Lead becomes gold | Discover the magazine
Practitioners of alchemy, the medieval and more spiritual predecessor of chemistry, once had one saying: “It is more difficult to destroy gold than to mine it.” Gold – pure gold – is remarkably resistant to fire, acid and rust. Aside from shooting it in the sun or throwing it into a volcano, it is actually your only chance to annihilate the element in a nuclear reactor for a while.
So it’s no wonder gold has so caught the human imagination. Alchemists from China, India, and Europe have been obsessed with converting base metals (especially lead) into gold for centuries. They were looking for a mythical substance, the so-called “Philosopher’s Stone”, to accomplish this task, to no avail. Their techniques, along with many of their assumptions about the world, have long been relegated to the realm of pseudoscience, but the alchemists may have been on to something.
Indeed, they were right that lead could be turned into gold – even if they were completely mistaken about how to do it. Today modern science routinely takes us well beyond the wildest dreams of the alchemists.
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One of the most famous stories about nuclear transmutation dates back to the 1970s when nuclear chemist and Nobel Prize winner Glenn Seaborg attended the Lawrence Berkeley National Laboratory together with his colleague Walt Loveland and the then PhD student Dave Morrissey. Scientists used a superheavy ion linear accelerator to bombard atoms with ions as heavy as uranium at relativistic speeds. “Among those we bombed was lead-208,” says Loveland.
The acceleration of the ions close to the speed of light enabled them to study nuclear reaction mechanisms. “We would measure the products and mostly focus on the yields,” says Loveland. Some of that income was gold. “It was all relatively routine. Then Seaborg said, ‘Hey, look at this – you’re converting lead into gold and doing the alchemists’ dream reaction.’ “Miami.
“It caused a sensation when I did it at the. have reported […] meet, but it’s not particularly difficult or unique, ”says Morrisey. “You can use different nuclear reactions to convert practically any element into another nearby element.”
Meanwhile Seaborg did his own “alchemy”; he was busy turning an everyday nuclear research event into a spectacular story. “Seaborg has been a great manipulator of the press,” says Loveland. “He got a lot of publicity from this idea of the alchemist’s dream.” Many reporters, as enthusiastic as the alchemists once were about the prospect of people making gold and enriching themselves, got in touch.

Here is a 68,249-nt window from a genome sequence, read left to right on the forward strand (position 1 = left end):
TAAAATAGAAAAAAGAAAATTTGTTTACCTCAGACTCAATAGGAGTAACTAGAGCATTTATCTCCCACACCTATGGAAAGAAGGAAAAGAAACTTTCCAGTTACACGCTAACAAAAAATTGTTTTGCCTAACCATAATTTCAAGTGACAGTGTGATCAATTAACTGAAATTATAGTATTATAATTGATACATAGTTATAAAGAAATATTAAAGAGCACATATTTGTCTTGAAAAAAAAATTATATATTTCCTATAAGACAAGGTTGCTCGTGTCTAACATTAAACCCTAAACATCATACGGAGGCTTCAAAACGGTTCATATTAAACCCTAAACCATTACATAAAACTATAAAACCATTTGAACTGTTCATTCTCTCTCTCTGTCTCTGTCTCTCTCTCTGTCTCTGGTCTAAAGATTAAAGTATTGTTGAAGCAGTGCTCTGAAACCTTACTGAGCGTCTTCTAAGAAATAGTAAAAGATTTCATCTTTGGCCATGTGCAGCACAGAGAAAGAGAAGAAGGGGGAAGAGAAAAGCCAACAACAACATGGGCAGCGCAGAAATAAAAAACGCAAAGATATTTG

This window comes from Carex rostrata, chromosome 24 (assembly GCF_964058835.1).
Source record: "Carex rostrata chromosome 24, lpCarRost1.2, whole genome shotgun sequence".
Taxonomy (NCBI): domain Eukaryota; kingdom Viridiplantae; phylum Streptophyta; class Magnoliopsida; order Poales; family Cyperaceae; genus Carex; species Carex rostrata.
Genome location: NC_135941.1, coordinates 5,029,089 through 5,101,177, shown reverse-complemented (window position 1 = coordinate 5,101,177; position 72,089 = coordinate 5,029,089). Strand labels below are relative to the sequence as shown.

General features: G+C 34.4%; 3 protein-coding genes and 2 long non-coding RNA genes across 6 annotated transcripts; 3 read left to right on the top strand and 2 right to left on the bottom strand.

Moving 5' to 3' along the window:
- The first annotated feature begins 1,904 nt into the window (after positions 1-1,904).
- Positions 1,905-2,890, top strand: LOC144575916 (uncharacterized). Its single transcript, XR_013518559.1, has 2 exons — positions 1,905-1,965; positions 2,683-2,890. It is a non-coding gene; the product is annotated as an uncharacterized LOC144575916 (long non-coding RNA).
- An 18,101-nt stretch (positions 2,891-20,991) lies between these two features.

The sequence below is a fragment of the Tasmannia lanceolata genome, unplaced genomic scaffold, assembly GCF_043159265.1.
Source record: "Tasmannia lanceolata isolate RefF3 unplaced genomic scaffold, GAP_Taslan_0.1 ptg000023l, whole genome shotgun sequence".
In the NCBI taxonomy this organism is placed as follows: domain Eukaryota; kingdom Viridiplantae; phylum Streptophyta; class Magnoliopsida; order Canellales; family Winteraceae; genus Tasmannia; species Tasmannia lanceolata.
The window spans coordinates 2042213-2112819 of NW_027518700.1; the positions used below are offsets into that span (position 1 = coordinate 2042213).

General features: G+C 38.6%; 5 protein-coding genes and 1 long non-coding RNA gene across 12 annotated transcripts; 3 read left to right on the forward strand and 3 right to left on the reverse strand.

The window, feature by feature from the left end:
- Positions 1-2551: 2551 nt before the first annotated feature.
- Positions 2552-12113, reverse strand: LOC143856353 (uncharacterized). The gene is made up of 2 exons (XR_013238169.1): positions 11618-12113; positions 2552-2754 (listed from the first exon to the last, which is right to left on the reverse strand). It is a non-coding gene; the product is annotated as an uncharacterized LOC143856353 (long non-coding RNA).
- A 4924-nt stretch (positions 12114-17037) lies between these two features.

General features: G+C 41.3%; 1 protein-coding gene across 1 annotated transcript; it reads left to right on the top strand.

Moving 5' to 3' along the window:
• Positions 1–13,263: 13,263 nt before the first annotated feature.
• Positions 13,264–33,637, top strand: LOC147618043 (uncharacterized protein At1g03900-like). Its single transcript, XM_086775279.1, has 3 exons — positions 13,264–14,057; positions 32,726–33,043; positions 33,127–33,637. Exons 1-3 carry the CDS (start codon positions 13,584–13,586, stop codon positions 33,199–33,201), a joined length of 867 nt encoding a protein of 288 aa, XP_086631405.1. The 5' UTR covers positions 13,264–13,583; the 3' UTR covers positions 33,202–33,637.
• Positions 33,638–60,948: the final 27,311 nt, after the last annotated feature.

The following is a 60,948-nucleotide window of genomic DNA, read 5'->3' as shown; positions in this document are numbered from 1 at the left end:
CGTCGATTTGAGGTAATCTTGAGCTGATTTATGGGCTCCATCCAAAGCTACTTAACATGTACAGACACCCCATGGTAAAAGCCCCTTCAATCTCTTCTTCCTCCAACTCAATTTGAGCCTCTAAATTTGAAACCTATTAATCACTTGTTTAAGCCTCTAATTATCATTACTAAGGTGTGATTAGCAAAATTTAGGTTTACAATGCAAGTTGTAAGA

The story might have picked up speed, but it encountered some political headwinds. The experiment had caught the attention of Wisconsin Senator William Proxmire, who loved to impale officials for wasting taxpayers’ money. It was not even remotely cost-effective to mine gold this way back then. “… It was about $ 5,000 an hour to run the accelerator,” says Loveland, so they dropped it.
This was nowhere near the first time humans have made gold – either on purpose or by accident. Berkeley Lab’s Matthew Nerzig explains that for decades before Seaborg’s experiment, radioactive gold isotopes were made in particle accelerators. 1937, the physicist and Nobel Prize winner Ed McMillan made the first artificial gold isotopes with deuteron beams in one of the first cyclotrons, an early model of particle accelerators. Deuterons are stable hydrogen isotopes, consisting of a proton and a neutron; they are often used as ammunition in particle accelerators.
The business of nuclear research, of course, is often the process of transformation and sometimes creation. The heaviest 26 elements in the periodic table, for example, have only been observed in the laboratory until now – right after some clever people created them. Efforts are currently being made to create items 199 and 120, says Loveland. And in order to study the most exotic features of the universe, such as the quark-gluon plasma, which may form the heart of neutron stars, scientists must first create them in particle accelerators.
In the heyday of alchemy there was both hope and concern about its practical possibilities. After all, a nation that could turn ordinary metals into gold could very easily get very rich. Isaac Newton, perhaps the most famous alchemist of all time, was reportedly very concerned about the public knowledge of alchemy and never wrote about it explicitly in his published writings.
But while nuclear science has practical applications in both nuclear weapon development and nuclear medicine, Loveland says, the vast majority of work today is focused solely on better understanding the mechanisms of nuclear responses. (Newton and the rest of us can rely on this knowledge.)
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